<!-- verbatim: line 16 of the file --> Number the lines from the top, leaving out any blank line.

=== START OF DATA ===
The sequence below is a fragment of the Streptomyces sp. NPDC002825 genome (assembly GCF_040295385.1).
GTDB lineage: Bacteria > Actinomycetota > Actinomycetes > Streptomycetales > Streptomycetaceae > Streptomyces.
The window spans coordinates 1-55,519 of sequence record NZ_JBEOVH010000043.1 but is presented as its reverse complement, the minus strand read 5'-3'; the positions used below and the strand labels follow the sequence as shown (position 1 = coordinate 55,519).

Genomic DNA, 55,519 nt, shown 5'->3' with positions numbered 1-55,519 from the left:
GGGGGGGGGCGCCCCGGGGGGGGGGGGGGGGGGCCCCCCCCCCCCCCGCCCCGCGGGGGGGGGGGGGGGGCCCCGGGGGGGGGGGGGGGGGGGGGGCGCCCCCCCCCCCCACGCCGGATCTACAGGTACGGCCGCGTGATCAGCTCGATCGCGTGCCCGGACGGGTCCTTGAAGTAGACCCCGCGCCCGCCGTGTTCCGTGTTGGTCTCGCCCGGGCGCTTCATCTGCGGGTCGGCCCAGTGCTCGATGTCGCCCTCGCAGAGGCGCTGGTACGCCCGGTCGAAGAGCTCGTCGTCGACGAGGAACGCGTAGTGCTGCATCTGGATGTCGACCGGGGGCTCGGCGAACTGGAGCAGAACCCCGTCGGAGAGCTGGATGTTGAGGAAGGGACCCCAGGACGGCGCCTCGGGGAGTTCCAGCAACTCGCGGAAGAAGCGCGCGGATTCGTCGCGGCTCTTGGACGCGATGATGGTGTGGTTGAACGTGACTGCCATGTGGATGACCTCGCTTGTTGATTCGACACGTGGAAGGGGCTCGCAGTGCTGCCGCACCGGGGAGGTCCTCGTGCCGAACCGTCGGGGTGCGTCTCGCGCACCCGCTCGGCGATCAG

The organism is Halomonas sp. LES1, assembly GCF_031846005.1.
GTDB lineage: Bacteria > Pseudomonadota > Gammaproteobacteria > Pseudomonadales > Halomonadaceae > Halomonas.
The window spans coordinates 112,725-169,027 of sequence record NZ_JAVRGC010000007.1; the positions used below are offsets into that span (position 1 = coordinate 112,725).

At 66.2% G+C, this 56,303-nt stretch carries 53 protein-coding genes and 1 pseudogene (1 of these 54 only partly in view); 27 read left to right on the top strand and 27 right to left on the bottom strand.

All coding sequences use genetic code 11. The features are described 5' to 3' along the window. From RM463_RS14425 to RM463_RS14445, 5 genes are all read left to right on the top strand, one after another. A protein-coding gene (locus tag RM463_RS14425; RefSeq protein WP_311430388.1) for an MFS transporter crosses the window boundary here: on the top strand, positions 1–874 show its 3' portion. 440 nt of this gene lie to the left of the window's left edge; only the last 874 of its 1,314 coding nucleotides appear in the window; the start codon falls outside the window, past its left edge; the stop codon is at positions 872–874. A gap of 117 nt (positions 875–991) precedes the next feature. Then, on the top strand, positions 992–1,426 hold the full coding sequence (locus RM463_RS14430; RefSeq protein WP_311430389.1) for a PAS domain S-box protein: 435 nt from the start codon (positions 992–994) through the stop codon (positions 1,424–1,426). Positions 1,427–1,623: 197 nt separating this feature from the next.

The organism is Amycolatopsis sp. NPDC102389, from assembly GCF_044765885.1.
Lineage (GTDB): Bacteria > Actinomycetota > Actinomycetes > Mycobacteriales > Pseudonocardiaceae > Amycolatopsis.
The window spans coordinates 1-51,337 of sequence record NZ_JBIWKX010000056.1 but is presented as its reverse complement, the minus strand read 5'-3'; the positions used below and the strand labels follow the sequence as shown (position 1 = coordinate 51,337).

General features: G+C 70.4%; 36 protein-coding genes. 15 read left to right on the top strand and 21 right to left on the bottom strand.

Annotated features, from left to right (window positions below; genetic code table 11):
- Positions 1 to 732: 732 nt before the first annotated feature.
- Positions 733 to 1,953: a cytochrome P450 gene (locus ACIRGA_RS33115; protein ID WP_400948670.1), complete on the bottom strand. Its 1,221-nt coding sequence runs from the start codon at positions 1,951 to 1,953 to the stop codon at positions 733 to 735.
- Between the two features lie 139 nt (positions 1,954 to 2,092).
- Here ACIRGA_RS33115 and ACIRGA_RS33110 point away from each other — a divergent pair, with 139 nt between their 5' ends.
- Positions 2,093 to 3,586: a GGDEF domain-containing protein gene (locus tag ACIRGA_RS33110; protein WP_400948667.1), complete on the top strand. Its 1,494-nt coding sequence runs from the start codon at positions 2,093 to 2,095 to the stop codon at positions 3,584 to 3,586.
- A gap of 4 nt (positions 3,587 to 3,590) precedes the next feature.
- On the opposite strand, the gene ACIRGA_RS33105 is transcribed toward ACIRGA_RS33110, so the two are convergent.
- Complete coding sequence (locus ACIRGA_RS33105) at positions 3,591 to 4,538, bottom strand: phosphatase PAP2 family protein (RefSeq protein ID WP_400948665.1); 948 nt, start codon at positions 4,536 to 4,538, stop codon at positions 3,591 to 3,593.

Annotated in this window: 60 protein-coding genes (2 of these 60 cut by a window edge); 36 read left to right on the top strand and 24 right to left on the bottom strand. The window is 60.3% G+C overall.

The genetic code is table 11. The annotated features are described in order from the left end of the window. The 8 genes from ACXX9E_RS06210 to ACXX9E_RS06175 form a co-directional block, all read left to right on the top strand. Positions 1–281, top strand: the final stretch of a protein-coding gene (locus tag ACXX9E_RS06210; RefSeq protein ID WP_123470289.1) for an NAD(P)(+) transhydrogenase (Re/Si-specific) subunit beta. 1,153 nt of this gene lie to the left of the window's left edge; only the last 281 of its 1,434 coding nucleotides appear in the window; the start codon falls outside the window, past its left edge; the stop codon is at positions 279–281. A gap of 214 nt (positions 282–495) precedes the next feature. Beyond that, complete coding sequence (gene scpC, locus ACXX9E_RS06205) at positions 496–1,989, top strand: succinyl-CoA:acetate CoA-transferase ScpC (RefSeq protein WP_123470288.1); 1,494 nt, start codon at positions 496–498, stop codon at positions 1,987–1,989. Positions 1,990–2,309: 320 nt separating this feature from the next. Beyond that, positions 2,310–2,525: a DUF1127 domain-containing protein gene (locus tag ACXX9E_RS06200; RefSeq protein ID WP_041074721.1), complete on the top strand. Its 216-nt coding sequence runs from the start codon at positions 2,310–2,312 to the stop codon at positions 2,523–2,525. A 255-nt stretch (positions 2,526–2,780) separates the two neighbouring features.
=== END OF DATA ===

- Positions 1 to 732: 732 nt before the first annotated feature.